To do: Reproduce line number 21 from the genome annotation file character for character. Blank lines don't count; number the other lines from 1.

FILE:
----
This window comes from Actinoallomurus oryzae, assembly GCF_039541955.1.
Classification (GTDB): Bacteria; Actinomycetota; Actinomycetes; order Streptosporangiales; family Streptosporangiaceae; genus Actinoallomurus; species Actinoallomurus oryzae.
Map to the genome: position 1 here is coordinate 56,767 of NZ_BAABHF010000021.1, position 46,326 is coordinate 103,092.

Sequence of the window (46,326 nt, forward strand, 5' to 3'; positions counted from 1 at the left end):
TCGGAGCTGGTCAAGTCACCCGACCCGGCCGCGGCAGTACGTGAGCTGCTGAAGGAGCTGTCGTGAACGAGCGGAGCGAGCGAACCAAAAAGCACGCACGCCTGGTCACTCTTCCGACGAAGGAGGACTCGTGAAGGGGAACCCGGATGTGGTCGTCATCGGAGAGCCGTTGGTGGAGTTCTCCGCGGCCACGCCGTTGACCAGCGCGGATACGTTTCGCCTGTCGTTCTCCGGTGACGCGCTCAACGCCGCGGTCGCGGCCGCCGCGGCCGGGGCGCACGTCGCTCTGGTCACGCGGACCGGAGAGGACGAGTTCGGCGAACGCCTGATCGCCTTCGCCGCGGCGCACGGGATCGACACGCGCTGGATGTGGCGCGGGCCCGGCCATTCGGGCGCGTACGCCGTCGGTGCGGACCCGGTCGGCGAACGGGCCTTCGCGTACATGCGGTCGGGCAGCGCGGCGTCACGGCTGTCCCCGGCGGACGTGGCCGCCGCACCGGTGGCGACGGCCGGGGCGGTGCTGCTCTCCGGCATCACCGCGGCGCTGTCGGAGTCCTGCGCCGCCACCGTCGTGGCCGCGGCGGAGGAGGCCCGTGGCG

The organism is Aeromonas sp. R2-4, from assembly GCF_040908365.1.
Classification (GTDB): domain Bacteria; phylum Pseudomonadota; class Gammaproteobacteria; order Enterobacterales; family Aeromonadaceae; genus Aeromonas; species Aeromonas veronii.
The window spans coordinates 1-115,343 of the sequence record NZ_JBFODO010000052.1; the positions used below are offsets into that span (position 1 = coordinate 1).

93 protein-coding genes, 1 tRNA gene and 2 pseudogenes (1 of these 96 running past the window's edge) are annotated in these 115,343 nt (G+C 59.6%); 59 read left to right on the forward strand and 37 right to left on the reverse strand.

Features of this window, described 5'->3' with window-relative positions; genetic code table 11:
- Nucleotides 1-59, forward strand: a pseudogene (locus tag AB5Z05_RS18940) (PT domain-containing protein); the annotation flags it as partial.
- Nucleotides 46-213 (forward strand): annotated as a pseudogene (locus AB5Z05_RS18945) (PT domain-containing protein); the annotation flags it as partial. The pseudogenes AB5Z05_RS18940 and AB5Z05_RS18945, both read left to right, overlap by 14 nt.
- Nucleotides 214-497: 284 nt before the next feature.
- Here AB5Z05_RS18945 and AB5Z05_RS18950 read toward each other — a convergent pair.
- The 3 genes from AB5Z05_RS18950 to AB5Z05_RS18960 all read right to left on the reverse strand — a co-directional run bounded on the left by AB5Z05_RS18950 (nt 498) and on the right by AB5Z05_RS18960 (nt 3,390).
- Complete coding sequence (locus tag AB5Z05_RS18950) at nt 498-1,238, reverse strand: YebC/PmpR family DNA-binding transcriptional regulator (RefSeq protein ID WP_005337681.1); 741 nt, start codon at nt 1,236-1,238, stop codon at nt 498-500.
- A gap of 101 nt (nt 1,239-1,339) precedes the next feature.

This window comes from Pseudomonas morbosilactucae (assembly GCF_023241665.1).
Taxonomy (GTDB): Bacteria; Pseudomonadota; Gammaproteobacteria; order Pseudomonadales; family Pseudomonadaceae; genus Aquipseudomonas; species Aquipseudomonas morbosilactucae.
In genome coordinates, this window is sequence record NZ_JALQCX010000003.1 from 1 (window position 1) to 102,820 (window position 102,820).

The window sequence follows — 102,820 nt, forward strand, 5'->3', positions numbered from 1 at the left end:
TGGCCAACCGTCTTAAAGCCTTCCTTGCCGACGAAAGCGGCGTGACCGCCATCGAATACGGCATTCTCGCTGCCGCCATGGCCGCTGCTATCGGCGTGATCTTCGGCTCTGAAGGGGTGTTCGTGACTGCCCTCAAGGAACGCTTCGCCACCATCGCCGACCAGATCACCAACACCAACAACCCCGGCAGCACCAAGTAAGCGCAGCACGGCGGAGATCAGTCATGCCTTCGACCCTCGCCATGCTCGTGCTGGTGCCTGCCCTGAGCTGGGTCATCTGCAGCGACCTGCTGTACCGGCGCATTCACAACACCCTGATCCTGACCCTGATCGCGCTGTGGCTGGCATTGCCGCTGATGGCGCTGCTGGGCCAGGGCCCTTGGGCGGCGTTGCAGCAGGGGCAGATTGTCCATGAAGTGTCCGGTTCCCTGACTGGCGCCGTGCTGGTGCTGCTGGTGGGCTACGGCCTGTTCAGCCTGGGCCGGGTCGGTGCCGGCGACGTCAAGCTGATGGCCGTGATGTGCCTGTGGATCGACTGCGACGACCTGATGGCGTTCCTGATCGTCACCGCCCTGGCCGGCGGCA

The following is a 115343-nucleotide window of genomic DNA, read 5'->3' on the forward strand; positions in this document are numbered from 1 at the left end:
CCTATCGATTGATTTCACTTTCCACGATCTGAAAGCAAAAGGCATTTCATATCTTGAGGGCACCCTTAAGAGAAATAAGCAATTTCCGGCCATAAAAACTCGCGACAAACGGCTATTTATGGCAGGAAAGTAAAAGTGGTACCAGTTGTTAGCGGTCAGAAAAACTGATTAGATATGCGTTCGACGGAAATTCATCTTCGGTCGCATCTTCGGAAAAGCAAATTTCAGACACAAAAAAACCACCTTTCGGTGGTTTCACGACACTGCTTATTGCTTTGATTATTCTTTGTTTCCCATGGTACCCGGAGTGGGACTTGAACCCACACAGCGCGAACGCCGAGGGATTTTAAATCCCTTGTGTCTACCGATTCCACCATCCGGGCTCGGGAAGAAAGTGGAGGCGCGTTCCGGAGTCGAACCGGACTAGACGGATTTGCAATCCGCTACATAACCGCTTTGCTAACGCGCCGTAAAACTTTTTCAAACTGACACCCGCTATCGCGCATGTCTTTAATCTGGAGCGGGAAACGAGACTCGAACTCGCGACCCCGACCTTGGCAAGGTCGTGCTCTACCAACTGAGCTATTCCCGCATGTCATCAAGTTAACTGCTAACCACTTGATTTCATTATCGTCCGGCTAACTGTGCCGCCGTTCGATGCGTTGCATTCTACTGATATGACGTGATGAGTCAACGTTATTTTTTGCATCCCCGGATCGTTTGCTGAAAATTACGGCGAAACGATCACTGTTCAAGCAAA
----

The window sequence follows — 102,820 nt, forward strand, 5'->3', positions numbered from 1 at the left end: